by Lindsay Beyerstein
How our blog got its name
Sidney Hillman was a powerful national figure during the Great Depression, a key supporter of the New Deal, and a close ally of President Franklin D. Roosevelt.
When the rumor spread that President Roosevelt ordered his party leaders to “clear it with Sidney” before announcing Harry S. Truman as his 1944 running mate, conservative critics turned on the phrase, trumpeting it as proof that the president was under the thumb of “Big Labor.”
Over the years, the phrase lost its sting and became a testament to Hillman's influence.
It's hard to imagine a labor leader wielding that kind clout today, but we like the idea—and we hope Sidney would give thumbs up to our blog.
And the October Sidney Award Goes To...
Sasha Chavkin, Anna Maria Barry-Jester, and Ronnie Greene of the Center for Public Integrity for Mystery in the Fields, a multi-part investigation into an international public health crisis.
A new kind of kidney disease is and killing thousands of people on multiple continents. The victims are primarily young men, typically farm workers who toil in extreme heat. They are sugarcane cutters in Central America, rice farmers in India, and coconut harvesters in Sri Lanka. They are the breadwinners of their families. When fathers die of the disease, their teen sons are forced into the fields, only to succumb themselves within a few years.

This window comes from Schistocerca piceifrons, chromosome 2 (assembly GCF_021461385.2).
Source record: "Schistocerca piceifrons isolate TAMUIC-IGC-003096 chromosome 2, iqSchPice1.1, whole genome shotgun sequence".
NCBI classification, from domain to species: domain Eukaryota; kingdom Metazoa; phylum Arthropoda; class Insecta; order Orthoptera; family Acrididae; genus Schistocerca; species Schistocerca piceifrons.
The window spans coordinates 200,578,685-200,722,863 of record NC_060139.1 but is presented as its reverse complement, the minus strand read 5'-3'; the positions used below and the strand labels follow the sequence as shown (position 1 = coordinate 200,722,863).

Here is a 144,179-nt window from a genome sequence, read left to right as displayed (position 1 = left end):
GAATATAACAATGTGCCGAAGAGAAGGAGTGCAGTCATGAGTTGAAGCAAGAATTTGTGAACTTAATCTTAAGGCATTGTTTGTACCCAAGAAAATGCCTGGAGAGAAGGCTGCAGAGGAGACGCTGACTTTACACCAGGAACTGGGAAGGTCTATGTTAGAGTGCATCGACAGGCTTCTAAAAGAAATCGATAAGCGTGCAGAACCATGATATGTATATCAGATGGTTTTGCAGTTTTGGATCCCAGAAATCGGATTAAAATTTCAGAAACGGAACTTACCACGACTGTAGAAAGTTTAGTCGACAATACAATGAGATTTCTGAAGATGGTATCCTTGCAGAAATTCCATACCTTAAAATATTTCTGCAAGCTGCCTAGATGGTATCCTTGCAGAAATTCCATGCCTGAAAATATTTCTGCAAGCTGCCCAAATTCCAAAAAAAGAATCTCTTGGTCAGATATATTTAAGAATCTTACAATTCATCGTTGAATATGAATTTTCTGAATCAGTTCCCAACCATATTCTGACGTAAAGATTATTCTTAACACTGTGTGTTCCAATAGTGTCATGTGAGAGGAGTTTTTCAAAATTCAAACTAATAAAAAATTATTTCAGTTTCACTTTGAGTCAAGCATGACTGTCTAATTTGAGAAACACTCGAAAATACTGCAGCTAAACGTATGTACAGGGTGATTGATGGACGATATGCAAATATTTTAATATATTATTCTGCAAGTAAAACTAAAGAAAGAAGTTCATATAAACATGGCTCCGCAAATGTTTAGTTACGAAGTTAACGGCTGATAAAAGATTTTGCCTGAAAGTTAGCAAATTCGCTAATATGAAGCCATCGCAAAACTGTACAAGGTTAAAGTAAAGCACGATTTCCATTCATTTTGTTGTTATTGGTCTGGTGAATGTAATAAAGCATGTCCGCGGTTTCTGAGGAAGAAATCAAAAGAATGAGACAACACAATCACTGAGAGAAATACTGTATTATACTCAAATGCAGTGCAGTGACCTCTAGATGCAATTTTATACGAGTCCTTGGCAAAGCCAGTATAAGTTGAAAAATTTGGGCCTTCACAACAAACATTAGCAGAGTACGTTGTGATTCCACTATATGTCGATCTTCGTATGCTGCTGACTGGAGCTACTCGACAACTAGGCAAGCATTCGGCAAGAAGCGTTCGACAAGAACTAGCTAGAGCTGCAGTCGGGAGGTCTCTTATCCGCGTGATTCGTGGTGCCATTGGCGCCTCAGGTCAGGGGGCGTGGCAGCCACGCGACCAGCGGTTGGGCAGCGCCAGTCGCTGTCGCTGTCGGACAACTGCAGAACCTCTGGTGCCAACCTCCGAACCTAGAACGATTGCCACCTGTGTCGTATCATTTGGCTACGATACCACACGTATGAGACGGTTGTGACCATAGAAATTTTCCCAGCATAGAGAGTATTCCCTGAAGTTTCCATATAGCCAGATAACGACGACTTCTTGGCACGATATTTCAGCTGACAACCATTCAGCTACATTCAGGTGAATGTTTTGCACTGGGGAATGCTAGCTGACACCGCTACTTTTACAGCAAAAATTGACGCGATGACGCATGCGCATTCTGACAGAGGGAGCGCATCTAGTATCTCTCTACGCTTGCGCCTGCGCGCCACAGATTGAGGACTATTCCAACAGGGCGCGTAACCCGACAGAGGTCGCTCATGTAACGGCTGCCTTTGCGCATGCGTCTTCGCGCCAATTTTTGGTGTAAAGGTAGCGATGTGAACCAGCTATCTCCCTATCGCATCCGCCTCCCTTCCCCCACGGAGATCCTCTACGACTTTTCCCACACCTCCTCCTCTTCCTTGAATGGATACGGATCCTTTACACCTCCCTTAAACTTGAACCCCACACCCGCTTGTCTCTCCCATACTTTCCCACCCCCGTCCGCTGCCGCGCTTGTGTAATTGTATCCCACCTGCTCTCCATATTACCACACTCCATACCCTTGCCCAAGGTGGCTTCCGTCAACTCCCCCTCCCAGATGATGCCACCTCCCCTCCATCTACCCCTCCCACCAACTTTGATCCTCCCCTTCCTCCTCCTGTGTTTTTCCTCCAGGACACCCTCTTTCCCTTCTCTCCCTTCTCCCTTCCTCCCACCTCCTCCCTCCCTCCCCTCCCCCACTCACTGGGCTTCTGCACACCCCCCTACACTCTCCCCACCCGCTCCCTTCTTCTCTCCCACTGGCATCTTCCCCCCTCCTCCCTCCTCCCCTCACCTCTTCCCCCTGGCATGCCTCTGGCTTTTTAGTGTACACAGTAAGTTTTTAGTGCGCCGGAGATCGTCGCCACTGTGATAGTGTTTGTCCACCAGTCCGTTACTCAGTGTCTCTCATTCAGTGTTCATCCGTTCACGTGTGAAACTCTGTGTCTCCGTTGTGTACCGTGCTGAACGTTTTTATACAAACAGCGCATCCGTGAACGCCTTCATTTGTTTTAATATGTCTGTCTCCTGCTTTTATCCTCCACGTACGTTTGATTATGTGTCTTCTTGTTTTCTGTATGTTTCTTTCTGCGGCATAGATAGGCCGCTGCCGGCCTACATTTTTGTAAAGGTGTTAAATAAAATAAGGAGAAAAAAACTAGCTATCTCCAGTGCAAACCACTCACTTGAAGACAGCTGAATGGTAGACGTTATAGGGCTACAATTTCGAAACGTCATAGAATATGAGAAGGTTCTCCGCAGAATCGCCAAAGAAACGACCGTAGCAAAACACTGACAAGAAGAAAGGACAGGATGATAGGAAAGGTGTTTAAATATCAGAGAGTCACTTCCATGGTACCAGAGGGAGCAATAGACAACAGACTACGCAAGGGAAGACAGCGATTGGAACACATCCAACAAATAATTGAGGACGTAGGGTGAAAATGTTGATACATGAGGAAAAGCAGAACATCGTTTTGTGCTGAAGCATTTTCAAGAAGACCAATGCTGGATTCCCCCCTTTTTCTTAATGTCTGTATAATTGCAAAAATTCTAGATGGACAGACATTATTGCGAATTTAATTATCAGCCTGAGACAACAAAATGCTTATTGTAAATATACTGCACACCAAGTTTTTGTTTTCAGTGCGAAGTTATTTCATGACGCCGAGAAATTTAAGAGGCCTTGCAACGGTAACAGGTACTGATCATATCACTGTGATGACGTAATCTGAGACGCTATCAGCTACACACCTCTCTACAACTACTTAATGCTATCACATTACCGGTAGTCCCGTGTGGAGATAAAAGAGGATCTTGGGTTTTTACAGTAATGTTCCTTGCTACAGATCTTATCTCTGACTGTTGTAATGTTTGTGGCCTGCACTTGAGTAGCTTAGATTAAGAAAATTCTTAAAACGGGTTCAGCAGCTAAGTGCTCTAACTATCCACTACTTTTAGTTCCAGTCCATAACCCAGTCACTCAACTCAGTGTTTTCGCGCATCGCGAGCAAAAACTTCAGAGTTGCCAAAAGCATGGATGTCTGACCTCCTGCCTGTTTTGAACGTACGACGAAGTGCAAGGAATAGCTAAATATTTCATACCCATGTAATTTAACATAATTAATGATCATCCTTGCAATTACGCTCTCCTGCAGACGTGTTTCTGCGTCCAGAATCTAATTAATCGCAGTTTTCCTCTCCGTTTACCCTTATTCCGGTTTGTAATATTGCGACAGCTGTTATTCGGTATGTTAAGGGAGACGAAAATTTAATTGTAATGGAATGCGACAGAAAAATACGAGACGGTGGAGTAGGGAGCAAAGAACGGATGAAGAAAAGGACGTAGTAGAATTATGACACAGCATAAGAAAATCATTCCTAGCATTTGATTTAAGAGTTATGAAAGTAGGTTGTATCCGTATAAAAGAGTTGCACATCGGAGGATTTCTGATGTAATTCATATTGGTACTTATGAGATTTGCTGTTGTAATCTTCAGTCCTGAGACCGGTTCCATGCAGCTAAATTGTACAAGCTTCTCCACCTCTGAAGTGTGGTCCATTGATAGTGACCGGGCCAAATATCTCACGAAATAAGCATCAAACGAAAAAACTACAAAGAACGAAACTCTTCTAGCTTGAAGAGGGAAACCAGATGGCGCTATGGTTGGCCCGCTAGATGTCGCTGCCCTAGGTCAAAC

Nobody knows what causes the disease, dubbed CKDu for "chronic kidney disease of unidentified origin," but its incidence has tripled since the 1990s. Experts suspect that a deadly combination of pesticides and dehydration are to blame, but powerful agribusiness interests are pushing hard to discredit that explanation.
Read my interview with Sasha Chavkin in The Backstory.